Soon to be launched beauty tech start-up, Secret Skin seeks to “meaningfully” disrupt the beauty landscape with a clean, holistic, sustainable and digitally-enabled brand developed on the premise of conscious consumption.
“An epiphany, a series of coincidences and a deep urge to promote mindful living” led to the birth of Secret Skin that is all set to launch in the UAE within a week. Secret Skin is a digital business built on a framework of social and environmental change. The brand is on a mission to support small businesses from around the world in the sustainable beauty space.
As consumers are becoming more aware of the impact of cosmetic ingredients on their skin and overall wellbeing, the demand for and supply of clean beauty brands and products are gradually increasing.
Amid a lot of uncertainty globally, Secret Skin founder, Anisha Oberoi – a cancer survivor – had a profoundly deep urge to do something meaningful and positive. This led to the conceptualisation of Secret Skin, built on a three-pronged commitment to people, planet and purpose.
On the outside, Secret Skin is an impact-driven beauty tech start-up and on the inside, it has a unique sensibility. “We are at an important juncture when a lot of conversations are happening around colour, gender, culture, diversity, inclusivity and Secret Skin is all about acceptance, self-love and a strong sense of purpose. Our goal is to build a gender-neutral, inclusive community of beauty lovers that will influence a collective change to benefit our ecosystem. Secret Skin is a tech-enabled, discovery platform that aims to connect global, conscious brands to mindful consumers who want to give back to the community,” Oberoi explains.
Also read: UAE start-up survives the ‘great lockdown’
Secret Skin will launch with over 1,200 products spanning across various categories from eight brands. These brands include the UAE-based KJ Serums; Amly Botanicals and Mauli Rituals from the UK; Purearth from India; Australian Grown Alchemist; Lola Lee from South Africa; and Ranavat and a limited unscented range of Art of Shaving from the US. The brand curation has been done keeping in mind a high standard of product integrity. All the brands are cruelty-free, gender-neutral and use ethically sourced ingredients, often following fair trade practices. On its part, Secret Skin has a strong sustainability commitment across the flywheel of sourcing, packaging and shipping.
“The global beauty industry is currently valued at $500 billion, and the projected sales of clean beauty are $22 billion,” Oberoi points out. “More and more consumers are moving towards clean beauty brands, as they realise the benefits of using these products on their skin. In addition, they are also keen to support communities that grow and wild harvest the ingredients that are used to create clean beauty products and the small businesses behind the clean beauty brands.”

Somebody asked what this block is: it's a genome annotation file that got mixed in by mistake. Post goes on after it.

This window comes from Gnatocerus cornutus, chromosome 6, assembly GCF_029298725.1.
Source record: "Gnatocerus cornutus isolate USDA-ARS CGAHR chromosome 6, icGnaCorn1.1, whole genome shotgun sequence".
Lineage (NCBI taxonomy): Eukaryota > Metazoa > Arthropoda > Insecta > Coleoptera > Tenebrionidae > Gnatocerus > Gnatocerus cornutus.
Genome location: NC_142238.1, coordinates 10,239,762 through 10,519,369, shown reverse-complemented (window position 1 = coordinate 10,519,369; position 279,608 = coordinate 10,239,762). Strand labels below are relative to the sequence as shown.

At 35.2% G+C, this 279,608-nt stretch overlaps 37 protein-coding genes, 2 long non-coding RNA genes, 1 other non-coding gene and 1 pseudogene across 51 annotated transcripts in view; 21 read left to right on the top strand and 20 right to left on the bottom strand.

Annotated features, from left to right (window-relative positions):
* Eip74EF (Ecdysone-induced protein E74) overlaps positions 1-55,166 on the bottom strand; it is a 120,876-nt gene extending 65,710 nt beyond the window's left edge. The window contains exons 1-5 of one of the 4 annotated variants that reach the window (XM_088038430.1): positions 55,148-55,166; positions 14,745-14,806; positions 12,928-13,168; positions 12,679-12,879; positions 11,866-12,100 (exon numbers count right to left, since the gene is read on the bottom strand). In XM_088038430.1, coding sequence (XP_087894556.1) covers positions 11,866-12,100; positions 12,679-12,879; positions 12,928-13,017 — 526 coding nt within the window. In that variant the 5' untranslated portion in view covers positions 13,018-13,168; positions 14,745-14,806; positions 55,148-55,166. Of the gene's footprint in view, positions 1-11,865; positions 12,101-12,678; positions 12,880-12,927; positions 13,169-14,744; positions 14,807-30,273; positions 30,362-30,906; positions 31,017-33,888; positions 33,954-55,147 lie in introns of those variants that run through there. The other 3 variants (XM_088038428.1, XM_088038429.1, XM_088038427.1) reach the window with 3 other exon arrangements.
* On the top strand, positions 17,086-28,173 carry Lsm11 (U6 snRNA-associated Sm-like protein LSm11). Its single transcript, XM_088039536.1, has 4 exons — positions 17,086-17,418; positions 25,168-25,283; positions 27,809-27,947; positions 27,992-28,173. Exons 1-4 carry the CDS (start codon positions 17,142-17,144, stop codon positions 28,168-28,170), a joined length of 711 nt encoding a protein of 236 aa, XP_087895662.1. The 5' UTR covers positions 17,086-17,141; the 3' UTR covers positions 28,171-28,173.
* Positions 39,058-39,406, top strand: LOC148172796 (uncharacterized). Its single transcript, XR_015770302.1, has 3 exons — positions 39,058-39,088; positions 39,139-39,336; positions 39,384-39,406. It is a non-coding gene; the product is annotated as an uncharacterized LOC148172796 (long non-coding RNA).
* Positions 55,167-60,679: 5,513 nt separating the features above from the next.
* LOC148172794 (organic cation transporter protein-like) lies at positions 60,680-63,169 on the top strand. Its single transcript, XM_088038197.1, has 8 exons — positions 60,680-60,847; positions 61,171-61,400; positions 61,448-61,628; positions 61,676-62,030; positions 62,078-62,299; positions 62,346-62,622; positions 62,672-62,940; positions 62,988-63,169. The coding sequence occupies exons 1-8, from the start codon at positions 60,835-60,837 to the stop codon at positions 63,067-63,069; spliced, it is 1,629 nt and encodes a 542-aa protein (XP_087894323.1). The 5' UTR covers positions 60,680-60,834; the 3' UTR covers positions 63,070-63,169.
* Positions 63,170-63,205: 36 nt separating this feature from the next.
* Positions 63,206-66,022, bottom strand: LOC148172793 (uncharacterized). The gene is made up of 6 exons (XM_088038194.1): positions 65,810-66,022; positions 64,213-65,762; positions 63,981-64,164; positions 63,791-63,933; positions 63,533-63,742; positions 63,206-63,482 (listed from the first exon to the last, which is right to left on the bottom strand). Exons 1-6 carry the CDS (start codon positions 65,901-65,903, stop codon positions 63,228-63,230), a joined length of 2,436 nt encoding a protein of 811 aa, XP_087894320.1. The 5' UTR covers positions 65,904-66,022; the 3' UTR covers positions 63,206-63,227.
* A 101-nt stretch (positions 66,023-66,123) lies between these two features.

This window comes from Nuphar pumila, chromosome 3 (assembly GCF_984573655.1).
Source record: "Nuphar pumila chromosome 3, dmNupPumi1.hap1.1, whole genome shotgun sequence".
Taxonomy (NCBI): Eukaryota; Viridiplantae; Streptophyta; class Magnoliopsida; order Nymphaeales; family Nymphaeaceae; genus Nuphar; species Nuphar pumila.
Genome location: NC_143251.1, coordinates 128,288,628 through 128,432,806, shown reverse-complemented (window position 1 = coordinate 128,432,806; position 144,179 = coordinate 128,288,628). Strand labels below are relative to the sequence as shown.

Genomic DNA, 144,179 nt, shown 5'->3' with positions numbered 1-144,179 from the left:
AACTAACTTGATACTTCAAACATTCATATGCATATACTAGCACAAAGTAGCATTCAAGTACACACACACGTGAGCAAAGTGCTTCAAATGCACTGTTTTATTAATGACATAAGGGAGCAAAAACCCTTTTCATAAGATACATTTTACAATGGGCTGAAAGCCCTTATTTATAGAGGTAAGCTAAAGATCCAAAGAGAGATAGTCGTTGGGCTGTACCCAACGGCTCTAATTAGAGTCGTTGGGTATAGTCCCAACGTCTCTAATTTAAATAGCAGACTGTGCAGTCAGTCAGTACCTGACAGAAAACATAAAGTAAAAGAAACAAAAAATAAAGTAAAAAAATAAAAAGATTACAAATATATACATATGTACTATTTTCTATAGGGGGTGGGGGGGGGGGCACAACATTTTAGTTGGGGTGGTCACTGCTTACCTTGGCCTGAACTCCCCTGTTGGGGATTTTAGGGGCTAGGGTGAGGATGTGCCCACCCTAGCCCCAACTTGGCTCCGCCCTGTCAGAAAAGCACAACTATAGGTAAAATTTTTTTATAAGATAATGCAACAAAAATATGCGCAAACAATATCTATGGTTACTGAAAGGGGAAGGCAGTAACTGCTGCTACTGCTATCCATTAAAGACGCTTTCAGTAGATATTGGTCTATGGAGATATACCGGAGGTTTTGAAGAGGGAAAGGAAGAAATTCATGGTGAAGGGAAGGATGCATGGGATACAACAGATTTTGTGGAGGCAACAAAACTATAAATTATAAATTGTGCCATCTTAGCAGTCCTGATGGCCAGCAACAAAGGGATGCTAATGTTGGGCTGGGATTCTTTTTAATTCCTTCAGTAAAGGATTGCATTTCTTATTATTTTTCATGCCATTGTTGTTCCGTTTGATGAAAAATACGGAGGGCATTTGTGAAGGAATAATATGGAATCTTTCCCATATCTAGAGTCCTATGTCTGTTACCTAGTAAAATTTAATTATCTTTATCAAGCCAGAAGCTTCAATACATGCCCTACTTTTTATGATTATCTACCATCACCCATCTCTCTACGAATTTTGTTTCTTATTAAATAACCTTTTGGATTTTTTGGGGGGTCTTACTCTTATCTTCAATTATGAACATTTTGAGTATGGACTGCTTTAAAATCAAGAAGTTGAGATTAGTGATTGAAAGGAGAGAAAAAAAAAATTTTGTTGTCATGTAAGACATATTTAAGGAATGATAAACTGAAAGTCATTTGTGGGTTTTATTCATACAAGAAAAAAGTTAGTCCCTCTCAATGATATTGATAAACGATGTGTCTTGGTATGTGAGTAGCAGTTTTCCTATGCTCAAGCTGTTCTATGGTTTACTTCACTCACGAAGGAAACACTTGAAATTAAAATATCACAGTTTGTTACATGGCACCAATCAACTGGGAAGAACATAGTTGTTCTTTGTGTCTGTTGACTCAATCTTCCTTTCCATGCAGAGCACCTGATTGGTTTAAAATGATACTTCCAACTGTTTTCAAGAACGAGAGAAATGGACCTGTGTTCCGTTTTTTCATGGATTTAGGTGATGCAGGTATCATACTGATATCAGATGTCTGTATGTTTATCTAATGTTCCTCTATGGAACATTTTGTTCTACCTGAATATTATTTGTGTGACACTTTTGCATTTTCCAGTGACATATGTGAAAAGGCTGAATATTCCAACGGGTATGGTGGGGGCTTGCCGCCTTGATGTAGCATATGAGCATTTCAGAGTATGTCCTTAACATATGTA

“At Secret Skin, our consumers will be able to easily shop form such clean and conscious beauty brands. We will also give them an opportunity to become part of the plastic circular economy. Through our ‘Eco-Rewards’ programme, we strive to curb single-use plastic consumption to reduce our carbon footprint on the planet. The approach has to be holistic and that’s what Secret Skin stands for,” she adds.
As Secret Skin seeks to “meaningfully” disrupt the beauty landscape, going forward, the brand will launch a new-age mobile app before the end of this year. “While we plan to eventually set up an experiential space too where our customers can participate in holistic skincare rituals, conduct skincare workshops and AR/VR driven product testing, for now, we will concentrate on creating a great shopping journey online,” says Oberoi.
“We will also build on our existing product lines and partner with more clean beauty brands from around the world. We are keen to collaborate with like-minded start-ups; in fact, we might partner with an innovative femtech start-up to drive awareness around women’s health. Once Secret Skin launches, we will start a Seed round to strengthen presence in the UAE, while shipping to India. We will then think of expanding to the neighbouring GCC countries. If we are able to create good traction, we should be able to raise a decent Series A funding within 12 months to boost our future goals,” she continues.
Launching a business in the midst of a pandemic must not be easy. For Oberoi, an ex-Amazon executive, goalposts did shift and she had to quickly pivot to be agile. “Since we are a very young start-up, we have the mindset to keep learning, fail fast and scale even faster. We are ready to change gears if something doesn’t pan out as planned. For me, every day is like day one, which helps to challenge the status quo and to innovate constantly with a razor-sharp focus on the end game,” she concludes.
Legal and social barriers that exist for women’s access to jobs isJanuary 18, 2021 | By Shruthi Nair
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